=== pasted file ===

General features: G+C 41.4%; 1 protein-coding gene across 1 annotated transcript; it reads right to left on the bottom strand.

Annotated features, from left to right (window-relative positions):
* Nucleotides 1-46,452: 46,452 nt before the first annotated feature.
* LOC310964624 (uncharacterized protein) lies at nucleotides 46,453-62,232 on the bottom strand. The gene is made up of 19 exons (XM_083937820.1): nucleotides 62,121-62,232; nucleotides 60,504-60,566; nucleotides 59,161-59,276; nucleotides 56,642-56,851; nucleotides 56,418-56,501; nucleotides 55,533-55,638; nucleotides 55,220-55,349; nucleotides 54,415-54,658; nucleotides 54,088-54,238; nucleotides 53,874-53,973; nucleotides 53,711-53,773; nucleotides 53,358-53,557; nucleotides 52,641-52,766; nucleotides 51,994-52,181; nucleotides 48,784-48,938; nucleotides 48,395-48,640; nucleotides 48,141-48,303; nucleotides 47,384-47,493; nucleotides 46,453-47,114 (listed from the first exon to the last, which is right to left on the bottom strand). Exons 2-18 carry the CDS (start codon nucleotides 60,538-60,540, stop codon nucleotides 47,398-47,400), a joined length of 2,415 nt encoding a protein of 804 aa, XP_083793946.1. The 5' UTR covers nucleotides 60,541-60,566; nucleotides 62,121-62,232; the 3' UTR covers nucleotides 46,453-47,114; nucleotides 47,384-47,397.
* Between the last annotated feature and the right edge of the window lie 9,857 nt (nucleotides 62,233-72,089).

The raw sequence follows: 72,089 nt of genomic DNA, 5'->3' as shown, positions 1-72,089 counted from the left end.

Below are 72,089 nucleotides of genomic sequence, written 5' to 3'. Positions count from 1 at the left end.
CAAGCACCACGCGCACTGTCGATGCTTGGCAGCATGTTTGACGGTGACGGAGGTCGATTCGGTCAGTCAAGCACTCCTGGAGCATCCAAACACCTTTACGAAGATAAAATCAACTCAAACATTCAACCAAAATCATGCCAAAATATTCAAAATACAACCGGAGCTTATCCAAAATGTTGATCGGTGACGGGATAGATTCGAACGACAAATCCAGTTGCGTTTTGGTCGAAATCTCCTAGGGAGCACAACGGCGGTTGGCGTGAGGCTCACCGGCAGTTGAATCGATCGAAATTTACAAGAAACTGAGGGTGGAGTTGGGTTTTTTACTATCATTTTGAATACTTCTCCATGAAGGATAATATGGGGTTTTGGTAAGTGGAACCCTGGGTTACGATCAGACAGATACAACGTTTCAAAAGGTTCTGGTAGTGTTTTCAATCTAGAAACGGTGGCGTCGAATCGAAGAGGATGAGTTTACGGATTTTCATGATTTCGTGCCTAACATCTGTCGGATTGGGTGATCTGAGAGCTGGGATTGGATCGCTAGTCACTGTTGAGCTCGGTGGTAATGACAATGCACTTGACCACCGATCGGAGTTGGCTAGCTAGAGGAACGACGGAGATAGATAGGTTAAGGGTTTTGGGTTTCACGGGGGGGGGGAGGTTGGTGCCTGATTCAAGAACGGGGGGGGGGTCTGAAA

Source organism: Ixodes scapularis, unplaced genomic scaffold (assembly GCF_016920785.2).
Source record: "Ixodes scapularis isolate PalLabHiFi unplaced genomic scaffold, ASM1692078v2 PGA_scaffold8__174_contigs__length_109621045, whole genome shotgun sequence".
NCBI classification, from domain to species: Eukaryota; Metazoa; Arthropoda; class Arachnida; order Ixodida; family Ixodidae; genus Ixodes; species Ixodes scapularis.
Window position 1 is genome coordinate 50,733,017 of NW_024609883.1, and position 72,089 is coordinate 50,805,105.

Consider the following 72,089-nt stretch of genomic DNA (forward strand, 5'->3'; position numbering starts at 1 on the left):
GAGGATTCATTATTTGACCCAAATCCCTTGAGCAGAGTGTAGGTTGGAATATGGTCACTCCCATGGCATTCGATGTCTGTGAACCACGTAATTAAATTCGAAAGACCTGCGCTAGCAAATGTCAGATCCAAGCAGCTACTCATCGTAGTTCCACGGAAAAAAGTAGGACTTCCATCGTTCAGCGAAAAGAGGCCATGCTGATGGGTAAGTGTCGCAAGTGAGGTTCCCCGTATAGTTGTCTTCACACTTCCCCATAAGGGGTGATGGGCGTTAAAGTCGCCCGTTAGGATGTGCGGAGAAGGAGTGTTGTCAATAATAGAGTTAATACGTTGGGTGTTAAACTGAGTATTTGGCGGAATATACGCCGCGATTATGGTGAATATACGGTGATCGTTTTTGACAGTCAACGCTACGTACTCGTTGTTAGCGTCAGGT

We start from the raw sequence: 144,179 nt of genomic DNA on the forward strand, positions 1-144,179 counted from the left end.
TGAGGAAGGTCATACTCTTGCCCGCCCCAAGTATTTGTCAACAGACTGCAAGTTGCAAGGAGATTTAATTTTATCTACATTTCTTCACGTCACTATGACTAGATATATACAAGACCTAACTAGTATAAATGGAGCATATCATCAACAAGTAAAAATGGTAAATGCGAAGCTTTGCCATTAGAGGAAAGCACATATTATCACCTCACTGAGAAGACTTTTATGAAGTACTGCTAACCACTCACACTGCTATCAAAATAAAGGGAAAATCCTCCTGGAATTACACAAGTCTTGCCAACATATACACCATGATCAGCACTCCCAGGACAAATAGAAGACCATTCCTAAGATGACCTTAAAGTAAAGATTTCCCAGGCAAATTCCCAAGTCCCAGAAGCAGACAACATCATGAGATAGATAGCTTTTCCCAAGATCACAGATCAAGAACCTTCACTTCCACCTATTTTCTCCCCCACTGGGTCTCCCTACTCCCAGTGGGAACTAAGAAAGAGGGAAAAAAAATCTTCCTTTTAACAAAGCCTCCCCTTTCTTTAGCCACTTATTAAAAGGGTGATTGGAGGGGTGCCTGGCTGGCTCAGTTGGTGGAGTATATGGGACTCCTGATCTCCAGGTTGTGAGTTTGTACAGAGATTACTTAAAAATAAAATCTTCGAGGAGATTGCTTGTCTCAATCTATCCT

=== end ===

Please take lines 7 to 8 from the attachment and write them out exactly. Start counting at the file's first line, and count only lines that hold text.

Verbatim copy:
Below are 72,089 nucleotides of genomic sequence, written 5' to 3'. Positions count from 1 at the left end.
CAAGCACCACGCGCACTGTCGATGCTTGGCAGCATGTTTGACGGTGACGGAGGTCGATTCGGTCAGTCAAGCACTCCTGGAGCATCCAAACACCTTTACGAAGATAAAATCAACTCAAACATTCAACCAAAATCATGCCAAAATATTCAAAATACAACCGGAGCTTATCCAAAATGTTGATCGGTGACGGGATAGATTCGAACGACAAATCCAGTTGCGTTTTGGTCGAAATCTCCTAGGGAGCACAACGGCGGTTGGCGTGAGGCTCACCGGCAGTTGAATCGATCGAAATTTACAAGAAACTGAGGGTGGAGTTGGGTTTTTTACTATCATTTTGAATACTTCTCCATGAAGGATAATATGGGGTTTTGGTAAGTGGAACCCTGGGTTACGATCAGACAGATACAACGTTTCAAAAGGTTCTGGTAGTGTTTTCAATCTAGAAACGGTGGCGTCGAATCGAAGAGGATGAGTTTACGGATTTTCATGATTTCGTGCCTAACATCTGTCGGATTGGGTGATCTGAGAGCTGGGATTGGATCGCTAGTCACTGTTGAGCTCGGTGGTAATGACAATGCACTTGACCACCGATCGGAGTTGGCTAGCTAGAGGAACGACGGAGATAGATAGGTTAAGGGTTTTGGGTTTCACGGGGGGGGGGAGGTTGGTGCCTGATTCAAGAACGGGGGGGGGGTCTGAAA